- pairing with an unintended or insecure Bluetooth device
- exchanging data with an untrusted Near Field Communication (NFC) device 
- scanning NFC tags  or Quick Response (QR) codes  that are untrustworthy and potentially malicious.
Devices storing or accessing sensitive data:
- must be configured to remain undiscoverable to all other Bluetooth devices except during pairing
- must only connect to the intended Bluetooth device during pairing
- must be configured to avoid supporting multiple simultaneous Bluetooth headset connections
- must use Bluetooth version 2.1 or later due to the introduction of secure simple pairing and extended inquiry response which facilitates secure pairing with the desired device – a device’s Bluetooth version can be determined by reading the product’s specifications or by using the Linux btscanner program.
Employee education to avoid installing potentially malicious applications
Educate employees using devices that have an official application marketplace to:
- only install applications from the organisation’s enterprise application store or from official application marketplaces such as Apple’s App Store, Google’s Play Store or Microsoft’s Windows Store
- prior to installing or updating an application, determine the risk of exposing sensitive data by reading user ratings, user reviews and the application’s requested permissions to ensure that they align with the application’s stated functionality   – noting that such analysis is not guaranteed to avoid malware .
Educate employees using devices that don’t have an official marketplace to obtain software from the official website of mainstream vendors.
Employee education to avoid being victims of shoulder surfing
Educate employees to avoid sensitive data on their device’s screen being visible to either:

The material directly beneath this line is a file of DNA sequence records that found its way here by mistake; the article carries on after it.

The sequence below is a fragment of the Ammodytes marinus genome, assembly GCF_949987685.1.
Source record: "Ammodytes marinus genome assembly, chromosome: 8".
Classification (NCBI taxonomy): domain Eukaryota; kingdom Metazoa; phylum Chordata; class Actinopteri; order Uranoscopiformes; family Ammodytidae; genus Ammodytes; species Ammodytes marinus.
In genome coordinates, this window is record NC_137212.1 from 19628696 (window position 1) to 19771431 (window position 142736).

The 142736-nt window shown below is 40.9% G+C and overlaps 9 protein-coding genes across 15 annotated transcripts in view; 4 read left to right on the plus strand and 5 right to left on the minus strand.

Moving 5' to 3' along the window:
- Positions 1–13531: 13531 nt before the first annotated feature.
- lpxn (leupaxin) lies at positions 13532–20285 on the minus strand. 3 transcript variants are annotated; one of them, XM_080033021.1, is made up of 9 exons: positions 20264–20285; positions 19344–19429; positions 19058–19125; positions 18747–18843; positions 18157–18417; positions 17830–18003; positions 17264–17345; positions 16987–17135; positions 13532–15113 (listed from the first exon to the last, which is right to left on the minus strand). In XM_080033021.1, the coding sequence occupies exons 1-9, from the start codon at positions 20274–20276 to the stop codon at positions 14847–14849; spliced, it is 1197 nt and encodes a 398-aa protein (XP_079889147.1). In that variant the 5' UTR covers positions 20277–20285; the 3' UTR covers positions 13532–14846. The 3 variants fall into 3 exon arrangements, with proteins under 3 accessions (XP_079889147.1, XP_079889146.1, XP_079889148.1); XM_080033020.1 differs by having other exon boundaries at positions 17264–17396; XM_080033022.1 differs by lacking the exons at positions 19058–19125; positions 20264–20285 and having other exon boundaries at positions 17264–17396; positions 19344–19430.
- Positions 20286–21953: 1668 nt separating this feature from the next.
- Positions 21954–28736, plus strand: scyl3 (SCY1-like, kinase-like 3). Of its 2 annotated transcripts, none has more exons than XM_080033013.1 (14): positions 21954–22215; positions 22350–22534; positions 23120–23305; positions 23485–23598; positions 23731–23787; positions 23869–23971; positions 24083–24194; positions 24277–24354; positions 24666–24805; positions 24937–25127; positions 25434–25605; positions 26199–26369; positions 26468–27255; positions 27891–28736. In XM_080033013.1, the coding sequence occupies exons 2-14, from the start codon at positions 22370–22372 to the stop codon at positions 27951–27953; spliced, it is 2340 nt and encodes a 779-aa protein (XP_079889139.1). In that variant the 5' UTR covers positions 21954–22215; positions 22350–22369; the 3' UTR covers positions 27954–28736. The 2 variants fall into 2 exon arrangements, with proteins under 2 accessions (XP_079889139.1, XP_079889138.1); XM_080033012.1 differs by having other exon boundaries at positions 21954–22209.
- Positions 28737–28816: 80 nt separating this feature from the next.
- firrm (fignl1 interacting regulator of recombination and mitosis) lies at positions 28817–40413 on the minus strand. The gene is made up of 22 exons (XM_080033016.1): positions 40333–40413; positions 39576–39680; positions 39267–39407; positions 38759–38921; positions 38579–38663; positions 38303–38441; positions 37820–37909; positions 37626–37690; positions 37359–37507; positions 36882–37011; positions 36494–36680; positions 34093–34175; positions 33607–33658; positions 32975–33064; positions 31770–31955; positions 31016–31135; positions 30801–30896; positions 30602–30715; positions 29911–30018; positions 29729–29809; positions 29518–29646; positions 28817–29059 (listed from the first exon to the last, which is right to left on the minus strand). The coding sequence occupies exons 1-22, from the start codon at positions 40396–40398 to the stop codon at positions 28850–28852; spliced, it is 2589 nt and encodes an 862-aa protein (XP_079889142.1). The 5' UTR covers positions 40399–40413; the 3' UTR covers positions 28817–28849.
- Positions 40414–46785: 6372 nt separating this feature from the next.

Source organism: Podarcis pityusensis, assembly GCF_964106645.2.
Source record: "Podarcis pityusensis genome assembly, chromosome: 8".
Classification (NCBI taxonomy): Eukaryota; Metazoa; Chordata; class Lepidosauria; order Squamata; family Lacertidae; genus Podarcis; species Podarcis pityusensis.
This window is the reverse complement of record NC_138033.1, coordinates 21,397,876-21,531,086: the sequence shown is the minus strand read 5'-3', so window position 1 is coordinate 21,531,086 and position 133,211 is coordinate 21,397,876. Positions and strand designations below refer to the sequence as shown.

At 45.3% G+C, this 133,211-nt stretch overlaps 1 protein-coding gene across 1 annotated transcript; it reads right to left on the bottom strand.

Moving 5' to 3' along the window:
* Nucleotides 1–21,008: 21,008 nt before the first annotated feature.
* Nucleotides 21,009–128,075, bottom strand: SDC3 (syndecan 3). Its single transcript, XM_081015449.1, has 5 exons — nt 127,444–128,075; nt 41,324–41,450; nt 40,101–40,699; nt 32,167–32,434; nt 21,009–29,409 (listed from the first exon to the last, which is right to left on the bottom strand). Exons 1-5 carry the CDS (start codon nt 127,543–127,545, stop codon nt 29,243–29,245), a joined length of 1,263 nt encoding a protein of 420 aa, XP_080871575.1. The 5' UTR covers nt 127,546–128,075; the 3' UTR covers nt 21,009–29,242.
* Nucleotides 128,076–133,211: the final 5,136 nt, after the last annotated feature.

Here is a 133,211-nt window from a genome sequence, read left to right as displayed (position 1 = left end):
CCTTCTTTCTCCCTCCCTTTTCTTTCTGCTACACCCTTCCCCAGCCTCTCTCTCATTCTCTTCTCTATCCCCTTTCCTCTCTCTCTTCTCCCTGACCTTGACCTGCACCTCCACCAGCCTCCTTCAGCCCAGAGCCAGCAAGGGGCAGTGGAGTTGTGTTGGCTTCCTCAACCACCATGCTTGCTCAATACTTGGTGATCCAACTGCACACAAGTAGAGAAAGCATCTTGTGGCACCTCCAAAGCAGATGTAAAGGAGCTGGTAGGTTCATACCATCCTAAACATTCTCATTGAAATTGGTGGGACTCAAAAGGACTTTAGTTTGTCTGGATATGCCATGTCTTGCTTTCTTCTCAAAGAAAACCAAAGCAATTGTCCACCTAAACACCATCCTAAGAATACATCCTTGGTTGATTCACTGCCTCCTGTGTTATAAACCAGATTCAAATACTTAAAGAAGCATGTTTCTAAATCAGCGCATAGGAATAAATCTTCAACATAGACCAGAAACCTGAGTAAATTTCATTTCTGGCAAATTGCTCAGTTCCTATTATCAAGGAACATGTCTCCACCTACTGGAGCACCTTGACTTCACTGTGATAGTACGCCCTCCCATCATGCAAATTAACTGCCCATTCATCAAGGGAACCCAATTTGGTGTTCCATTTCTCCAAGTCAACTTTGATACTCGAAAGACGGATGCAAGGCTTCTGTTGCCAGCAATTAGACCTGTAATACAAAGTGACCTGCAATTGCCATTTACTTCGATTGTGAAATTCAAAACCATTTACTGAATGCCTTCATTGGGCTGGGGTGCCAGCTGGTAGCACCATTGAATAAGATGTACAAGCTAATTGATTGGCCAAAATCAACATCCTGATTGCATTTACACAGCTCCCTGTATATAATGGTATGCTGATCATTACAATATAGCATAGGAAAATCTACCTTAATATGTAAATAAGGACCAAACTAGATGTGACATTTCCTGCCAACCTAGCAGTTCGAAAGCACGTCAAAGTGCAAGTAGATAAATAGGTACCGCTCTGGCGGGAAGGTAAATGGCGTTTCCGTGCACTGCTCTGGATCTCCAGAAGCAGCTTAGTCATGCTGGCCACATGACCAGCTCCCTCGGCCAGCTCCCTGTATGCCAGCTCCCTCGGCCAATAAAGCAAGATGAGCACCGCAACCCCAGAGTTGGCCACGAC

- people without the appropriate security clearance and need to know 
- surveillance video cameras  
- members of the public
- anyone, including family members, who are not authorised to see sensitive data.
Using a privacy filter on a device’s screen might negatively impact the device’s touch functionality.
Employee education to avoid common intrusion vectors
Educate employees to avoid:
- sharing their device with unauthorised people who are able to access and expose sensitive data
- sending or receiving unencrypted sensitive data using an untrustworthy Wi‐Fi access point, such as a public Wi‐Fi access point or any Wi‐Fi access point that isn’t owned by the organisation
- leaving their device in insecure locations such as an unattended car, checked‐in airplane luggage or a hotel safe, especially in a foreign country
- interacting with emails and SMS messages from suspicious or unfamiliar sources, for example clicking on hyperlinks or email attachments
- selecting weak passphrases
- reusing the same passphrase for multiple systems
- unnecessarily exposing their work email address and personal details on publicly accessible websites.
All personnel who have access to an organisational system must have sufficient cyber security awareness and training including an awareness of social engineering threats.
Obtain written employee agreement to apply all vendor security patches for the operating system and applications as soon as they are available from vendors.
Mobile devices permitted to access sensitive data should have security patches applied as soon as they become available.
Historically, Apple has provided iOS devices with security patches for at least two years from device availability enabling employees to use devices supported with security patches for the duration of their contract with their telecommunications carrier.
It is comparatively straightforward to apply security patches to some Android devices that don’t have third party additions or modifications to baseline Android code. However, applying security patches to other Android devices might be challenging due to the cooperation required from the device’s vendor and the employee’s telecommunications carrier to tweak, test and distribute security patches. Some vendors and telecommunications carriers might focus their efforts on developing and selling newer devices rather than maintaining the security of the employee’s current device, even if the employee is forced to continue using their current device due to a contract with the telecommunications carrier . Some devices are immediately orphaned and never receive security patches . In addition to security vulnerabilities in baseline Android code, some security vulnerabilities are introduced by device vendors   .